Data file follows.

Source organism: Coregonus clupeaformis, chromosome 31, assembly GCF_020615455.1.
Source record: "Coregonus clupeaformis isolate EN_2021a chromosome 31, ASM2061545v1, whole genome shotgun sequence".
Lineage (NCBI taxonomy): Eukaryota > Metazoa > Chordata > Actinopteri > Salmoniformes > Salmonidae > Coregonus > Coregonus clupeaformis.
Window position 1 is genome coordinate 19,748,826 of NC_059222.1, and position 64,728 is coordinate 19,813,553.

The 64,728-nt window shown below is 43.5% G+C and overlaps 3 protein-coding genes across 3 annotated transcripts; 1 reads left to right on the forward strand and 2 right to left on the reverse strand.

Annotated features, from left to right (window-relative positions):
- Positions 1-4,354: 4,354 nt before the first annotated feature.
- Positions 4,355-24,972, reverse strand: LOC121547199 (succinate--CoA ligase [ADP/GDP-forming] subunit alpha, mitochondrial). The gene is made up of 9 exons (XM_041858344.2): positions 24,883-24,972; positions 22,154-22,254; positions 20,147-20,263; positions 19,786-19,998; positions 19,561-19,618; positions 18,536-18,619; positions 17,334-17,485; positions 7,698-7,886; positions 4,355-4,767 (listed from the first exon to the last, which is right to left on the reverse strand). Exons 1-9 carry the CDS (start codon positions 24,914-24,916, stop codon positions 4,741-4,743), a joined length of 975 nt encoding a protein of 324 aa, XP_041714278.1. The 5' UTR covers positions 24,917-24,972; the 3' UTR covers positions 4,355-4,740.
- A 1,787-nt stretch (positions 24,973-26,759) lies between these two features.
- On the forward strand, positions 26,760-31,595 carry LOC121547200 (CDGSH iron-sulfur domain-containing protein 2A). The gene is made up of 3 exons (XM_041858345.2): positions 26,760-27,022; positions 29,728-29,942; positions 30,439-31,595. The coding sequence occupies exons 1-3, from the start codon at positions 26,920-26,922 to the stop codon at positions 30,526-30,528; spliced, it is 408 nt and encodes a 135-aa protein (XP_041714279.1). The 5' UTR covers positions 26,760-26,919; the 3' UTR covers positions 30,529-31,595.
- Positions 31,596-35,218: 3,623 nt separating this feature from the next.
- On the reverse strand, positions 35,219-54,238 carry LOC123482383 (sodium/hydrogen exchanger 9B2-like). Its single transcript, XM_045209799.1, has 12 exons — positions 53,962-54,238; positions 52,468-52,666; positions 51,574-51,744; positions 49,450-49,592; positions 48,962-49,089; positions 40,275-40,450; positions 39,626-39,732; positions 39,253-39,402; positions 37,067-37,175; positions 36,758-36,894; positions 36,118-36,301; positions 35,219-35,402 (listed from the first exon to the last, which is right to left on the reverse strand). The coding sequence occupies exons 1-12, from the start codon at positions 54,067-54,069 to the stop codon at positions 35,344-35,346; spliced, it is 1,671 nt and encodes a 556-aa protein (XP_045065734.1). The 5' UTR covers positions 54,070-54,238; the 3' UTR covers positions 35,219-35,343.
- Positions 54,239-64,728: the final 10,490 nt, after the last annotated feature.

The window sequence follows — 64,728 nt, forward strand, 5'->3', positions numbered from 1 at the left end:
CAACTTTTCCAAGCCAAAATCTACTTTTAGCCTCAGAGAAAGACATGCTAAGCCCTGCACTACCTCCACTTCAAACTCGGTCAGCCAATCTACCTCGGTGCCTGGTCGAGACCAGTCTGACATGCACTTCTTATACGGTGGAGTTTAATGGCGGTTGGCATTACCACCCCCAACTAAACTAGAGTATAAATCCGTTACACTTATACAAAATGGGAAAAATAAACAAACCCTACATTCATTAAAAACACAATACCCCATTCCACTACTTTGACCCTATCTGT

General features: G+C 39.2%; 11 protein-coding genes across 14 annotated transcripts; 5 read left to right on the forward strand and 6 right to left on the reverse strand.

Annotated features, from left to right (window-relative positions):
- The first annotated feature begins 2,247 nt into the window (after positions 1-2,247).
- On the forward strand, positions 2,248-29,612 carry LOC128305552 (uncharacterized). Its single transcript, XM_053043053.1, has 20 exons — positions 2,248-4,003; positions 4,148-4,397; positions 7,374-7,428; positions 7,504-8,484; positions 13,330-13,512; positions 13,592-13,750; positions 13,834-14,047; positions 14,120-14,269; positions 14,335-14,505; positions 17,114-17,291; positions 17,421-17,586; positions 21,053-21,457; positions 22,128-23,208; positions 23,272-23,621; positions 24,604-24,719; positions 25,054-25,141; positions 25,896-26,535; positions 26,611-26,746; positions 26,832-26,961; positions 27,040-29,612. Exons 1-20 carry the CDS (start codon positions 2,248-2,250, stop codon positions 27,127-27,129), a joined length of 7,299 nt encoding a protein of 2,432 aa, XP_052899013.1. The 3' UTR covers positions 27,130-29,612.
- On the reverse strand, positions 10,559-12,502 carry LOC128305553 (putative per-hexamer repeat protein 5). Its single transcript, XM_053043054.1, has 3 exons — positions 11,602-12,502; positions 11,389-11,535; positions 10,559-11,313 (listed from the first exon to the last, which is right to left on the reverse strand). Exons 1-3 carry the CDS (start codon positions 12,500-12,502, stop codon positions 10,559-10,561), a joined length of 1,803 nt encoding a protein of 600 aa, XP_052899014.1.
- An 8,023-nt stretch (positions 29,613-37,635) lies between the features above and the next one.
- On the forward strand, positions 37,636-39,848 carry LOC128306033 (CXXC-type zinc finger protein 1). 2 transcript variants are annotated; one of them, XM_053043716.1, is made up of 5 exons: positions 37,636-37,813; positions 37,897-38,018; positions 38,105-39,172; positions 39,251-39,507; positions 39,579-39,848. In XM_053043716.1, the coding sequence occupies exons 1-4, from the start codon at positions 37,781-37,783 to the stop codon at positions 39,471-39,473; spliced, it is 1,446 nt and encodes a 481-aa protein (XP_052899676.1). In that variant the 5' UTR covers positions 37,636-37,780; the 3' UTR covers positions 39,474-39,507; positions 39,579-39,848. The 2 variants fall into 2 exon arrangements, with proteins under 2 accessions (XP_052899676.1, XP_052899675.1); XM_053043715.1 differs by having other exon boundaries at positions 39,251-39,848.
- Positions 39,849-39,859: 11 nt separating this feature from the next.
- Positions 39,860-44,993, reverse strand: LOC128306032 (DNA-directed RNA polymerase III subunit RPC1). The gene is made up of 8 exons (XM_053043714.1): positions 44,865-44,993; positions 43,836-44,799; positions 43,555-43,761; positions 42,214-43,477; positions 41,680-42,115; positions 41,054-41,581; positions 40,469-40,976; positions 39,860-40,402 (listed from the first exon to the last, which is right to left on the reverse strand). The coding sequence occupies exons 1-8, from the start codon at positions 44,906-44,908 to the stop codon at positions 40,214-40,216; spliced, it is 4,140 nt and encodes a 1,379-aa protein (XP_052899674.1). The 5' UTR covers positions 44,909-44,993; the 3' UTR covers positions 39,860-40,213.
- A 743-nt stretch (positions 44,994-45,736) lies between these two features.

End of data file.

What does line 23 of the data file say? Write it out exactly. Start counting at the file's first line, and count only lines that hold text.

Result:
- Positions 39,849-39,859: 11 nt separating this feature from the next.